"To be completely honest with you, I didn't want to go to Detroit because of some things that I heard from some guys in the past and some guys who were there. So when I got the call that that's where I was traded, I didn't answer the phone for a couple hours. [Lions general manager] Bob Quinn was calling me and I didn't pick up the phone because I was trying to figure out a way to get out of it."
It took a while, but Harrison got his wish—after a disappointing season in which Harrison managed a career-low 49 total tackles, "Snacks" was cut loose by the Lions.
Last season's performance aside, though, Harrison has been an impact player for several years. The 6'3", 350-pounder is a throwback—in an era when smaller, faster pass-rushing tackles are the rage, he's a massive run-stuffer. Before 2019, Harrison had topped 75 tackles in three of four seasons, and he was named a first-team All Pro in 2016.
For teams in need of run-stopping power, Harrison is worth a look.
Best Fit: Cleveland Browns
Say, a team like the Cleveland Browns.
The Browns make sense for Harrison for a couple of reasons. The first is the sad state of Cleveland's run defense—the Browns fielded the third-worst run D last year, allowing 144.7 yards per game. Cleveland was also 30th in run-defense DVOA at Football Outsiders.
The second reason is simple: scratch. The Browns lead the NFL in salary-cap space at $38.2 million. That's more than enough room to bring in Harrison as a short-term fix to bolster their floundering run defense.
Logan Ryan is coming off a remarkable season. The 29-year-old was more than just a key contributor for a Tennessee Titans team that made it to the AFC Championship Game—he led them with a career-high 113 total tackles.
That's a lot of stops for a cornerback.
However, Ryan also allowed two-thirds of the passes thrown in his direction to be completed and gave up five touchdown passes—iffy coverage stats for a player who had a cap hit of $10.7 million in 2019.
As for his potential landing spot? Ryan told the NFL Network's Good Morning Football (via ESPN's Rich Cimini) that speculation he could join the New York Jets makes some sense:
"The Jets, I mean, it makes a lot of sense because I'm from the area. I went to Rutgers, 20 minutes from there, so I'm familiar with the area. I'm blue-collar. That's how I grew up. That would make sense for sure, but ... I'm trying to do what's best for my family and everything like that. Obviously, there's a lot of rumors out there. I can't confirm any of it because I'm obviously still not signed. We'll see."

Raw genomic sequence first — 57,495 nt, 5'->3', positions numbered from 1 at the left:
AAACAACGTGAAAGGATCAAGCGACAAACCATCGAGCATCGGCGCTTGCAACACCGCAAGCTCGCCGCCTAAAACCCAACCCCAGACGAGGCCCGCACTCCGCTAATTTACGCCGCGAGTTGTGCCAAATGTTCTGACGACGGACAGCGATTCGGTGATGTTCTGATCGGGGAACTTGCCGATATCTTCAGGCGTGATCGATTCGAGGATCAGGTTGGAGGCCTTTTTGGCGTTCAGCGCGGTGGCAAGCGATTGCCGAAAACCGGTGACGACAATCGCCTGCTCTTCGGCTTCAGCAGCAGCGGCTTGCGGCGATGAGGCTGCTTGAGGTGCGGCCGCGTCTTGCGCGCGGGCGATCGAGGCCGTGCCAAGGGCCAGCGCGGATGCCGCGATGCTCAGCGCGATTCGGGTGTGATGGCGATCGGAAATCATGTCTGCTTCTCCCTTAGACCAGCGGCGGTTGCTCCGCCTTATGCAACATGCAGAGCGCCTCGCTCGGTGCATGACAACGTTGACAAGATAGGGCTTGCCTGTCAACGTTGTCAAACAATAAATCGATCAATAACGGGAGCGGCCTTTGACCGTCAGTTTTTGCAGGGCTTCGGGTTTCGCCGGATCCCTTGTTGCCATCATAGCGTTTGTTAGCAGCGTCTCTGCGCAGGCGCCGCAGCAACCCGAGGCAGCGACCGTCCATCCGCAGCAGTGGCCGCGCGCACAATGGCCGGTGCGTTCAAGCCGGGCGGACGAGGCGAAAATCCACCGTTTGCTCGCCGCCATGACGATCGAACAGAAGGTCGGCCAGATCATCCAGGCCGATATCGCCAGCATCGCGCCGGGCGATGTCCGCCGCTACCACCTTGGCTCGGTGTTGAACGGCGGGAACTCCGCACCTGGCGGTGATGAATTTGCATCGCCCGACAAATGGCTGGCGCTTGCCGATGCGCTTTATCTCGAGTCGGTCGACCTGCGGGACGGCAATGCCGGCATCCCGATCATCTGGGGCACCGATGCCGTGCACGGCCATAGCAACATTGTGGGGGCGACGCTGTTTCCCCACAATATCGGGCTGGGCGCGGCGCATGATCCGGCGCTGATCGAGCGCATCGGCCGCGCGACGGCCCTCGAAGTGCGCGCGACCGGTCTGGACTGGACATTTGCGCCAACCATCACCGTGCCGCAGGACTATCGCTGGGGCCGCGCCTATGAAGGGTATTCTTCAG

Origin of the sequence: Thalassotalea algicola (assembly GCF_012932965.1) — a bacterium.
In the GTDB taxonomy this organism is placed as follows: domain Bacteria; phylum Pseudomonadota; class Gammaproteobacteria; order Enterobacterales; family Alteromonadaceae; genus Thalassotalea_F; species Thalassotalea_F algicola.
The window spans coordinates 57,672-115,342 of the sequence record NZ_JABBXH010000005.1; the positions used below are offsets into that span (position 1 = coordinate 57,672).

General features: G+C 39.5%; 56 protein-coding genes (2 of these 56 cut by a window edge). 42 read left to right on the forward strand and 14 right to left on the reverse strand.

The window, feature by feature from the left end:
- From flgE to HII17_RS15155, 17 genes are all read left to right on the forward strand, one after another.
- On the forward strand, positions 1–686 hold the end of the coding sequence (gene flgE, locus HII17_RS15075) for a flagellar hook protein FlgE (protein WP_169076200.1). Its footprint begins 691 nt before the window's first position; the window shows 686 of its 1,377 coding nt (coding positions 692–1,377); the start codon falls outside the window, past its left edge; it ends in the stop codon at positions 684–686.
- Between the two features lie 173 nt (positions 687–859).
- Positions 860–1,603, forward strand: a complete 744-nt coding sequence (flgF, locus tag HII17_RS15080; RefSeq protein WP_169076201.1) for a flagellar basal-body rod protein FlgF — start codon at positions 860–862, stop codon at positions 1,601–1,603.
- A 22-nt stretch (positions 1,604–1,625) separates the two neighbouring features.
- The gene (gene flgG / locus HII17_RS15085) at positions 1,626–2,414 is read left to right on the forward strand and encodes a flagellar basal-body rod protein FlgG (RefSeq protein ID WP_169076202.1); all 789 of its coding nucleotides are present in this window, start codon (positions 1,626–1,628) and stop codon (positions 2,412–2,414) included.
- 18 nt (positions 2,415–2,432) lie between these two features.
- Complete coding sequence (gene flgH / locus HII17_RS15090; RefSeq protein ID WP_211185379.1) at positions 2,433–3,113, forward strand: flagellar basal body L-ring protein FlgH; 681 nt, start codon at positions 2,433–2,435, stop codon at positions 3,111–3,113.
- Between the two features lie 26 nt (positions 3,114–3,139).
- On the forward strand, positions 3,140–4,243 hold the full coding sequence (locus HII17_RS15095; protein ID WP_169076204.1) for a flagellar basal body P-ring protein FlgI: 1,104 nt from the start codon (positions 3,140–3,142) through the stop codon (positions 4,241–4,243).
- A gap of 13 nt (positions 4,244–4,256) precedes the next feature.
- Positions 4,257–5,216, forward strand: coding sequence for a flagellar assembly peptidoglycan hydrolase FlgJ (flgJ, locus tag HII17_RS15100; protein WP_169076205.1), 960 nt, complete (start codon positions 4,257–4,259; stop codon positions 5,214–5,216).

Best Fit: New York Jets
Was that foreshadowing a little too obvious?
The notion of Ryan's homecoming to play for the Jets makes for a nice pregame segment, but there are better reasons for the 29-year-old to continue his career with Gang Green.
For starters, the Jets need help at cornerback as badly as any team. Jets coordinator Gregg Williams' scheme favors physical corners who aren't afraid to get dirty against the run. And with about $15 million in space, the Jets have the cash to add one more free agent.
At first glance, the Carolina Panthers' release of strong safety Eric Reid was a puzzling move. Reid was a big producer for Carolina in 2019—his 130 total tackles trailed only the great Luke Kuechly on the team, and Reid's 97 solo stops paced the squad. Reid also chipped in four sacks.
But when it came to pass coverage, the picture wasn't as rosy—or even close. Opposing receivers torched Reid—he allowed over 77 percent of the passes thrown in his direction to be completed, surrendered a staggering eight touchdowns and posted a passer rating against of 149.1—just under 10 points shy of perfect.
However, it's worth noting that just one season prior, Reid's coverage stats were much better—a 57.1 completion percentage against and two scores allowed in 737 snaps.
There's a reason the Panthers signed Reid to a three-year, $22 million extension in February 2019, and Reid remains a 28-year-old with a Pro Bowl on his resume.
Best Fit: Houston Texans
Reid just needs to land with a team that will let him do what he does best: roam around the box and make plays.
Per Aaron Wilson of the Houston Chronicle, Justin Reid (younger brother of Eric) has lobbied Bill O'Brien about a family reunion in Houston. Sibling affection aside, the move would make sense.
The Texans can use all the help they can get—the team was 26th in the league in pass-defense DVOA, per Football Outsiders. Reid could add quite a bit to a secondary that's essentially unchanged from last year—including playing some sub-package linebacker.